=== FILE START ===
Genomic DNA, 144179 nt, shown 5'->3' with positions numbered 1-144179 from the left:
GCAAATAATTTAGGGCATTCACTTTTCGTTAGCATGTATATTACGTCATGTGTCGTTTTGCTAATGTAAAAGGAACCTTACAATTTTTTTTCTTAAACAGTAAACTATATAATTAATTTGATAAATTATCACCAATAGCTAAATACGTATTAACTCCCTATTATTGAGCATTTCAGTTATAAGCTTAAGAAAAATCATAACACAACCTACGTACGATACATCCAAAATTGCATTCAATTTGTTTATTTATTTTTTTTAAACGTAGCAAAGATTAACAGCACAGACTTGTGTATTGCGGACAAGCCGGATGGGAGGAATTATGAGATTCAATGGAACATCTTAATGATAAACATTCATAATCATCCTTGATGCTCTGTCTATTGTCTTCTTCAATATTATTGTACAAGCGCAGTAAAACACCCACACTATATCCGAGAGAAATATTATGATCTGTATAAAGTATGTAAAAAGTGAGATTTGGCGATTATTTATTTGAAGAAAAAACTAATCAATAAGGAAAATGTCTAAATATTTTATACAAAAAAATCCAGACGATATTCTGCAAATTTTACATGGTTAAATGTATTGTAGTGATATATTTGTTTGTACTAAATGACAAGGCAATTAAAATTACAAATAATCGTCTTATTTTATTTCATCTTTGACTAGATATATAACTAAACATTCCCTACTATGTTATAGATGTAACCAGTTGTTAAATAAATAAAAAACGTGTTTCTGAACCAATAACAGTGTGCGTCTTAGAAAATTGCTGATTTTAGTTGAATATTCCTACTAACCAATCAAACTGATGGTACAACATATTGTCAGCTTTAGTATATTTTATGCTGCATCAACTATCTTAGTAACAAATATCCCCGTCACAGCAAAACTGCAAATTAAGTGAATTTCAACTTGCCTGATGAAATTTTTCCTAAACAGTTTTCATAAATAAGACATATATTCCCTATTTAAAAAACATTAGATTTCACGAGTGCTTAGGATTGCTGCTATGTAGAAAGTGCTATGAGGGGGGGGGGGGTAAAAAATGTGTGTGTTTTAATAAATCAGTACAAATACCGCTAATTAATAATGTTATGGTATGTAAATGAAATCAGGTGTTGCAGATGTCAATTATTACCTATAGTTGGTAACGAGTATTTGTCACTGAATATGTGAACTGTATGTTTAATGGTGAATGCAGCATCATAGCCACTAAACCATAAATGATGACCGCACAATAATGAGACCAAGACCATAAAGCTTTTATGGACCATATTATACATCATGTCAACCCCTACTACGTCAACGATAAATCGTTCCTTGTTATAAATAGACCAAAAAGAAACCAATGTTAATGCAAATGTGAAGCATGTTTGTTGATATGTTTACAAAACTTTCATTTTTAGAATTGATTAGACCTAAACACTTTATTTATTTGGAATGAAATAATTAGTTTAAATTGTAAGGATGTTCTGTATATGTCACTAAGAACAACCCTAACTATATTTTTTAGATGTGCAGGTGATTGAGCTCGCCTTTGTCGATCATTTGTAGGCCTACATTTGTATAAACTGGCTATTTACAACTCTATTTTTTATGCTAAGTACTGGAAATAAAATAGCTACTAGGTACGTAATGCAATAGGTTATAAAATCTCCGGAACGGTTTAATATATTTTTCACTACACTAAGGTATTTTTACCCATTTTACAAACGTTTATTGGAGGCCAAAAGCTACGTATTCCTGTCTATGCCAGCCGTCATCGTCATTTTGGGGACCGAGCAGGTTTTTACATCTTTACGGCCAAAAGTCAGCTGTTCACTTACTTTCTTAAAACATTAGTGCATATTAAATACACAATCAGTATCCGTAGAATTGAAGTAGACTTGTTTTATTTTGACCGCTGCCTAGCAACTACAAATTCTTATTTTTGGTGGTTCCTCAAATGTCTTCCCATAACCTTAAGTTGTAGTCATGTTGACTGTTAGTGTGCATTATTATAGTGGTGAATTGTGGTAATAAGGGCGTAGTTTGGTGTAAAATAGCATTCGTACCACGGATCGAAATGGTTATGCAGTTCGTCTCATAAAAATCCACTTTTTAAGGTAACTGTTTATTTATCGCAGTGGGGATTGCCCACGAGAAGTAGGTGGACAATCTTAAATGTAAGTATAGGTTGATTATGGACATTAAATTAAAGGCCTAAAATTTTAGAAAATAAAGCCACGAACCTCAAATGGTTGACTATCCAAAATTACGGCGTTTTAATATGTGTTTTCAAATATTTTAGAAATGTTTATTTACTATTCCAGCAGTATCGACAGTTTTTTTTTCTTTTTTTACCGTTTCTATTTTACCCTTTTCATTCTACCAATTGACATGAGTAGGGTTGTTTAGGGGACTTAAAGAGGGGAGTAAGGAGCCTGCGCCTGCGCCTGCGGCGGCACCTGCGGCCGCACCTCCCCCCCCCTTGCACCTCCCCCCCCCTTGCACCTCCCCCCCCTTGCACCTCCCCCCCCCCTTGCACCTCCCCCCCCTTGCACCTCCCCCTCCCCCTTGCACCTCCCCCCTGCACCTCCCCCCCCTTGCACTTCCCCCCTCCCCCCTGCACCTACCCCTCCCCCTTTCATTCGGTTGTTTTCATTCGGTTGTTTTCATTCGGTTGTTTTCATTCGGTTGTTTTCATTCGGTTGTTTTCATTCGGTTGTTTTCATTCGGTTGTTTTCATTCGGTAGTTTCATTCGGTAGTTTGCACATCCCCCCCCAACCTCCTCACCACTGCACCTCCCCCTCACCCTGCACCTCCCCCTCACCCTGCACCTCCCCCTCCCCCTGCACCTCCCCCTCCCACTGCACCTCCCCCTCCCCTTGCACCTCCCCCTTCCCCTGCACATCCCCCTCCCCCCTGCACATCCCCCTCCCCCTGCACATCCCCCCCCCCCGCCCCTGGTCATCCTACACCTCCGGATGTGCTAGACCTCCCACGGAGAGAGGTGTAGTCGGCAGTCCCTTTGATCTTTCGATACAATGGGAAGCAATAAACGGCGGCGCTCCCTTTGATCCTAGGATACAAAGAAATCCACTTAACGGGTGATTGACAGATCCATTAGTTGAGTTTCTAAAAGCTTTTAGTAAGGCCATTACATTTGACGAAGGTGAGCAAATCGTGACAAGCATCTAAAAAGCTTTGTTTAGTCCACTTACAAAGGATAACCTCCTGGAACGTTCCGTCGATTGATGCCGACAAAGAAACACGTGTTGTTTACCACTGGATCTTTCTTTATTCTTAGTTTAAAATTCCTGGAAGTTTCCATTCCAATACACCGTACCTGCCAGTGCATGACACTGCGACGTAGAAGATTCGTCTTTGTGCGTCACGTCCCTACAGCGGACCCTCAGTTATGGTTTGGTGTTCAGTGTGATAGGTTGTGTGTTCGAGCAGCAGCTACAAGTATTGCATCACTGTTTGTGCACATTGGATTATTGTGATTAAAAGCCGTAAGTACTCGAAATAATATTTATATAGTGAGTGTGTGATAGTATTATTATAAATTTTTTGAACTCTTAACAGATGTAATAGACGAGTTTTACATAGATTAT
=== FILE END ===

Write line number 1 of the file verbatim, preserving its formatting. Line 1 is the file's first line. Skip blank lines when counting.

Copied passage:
Genomic DNA, 144179 nt, shown 5'->3' with positions numbered 1-144179 from the left: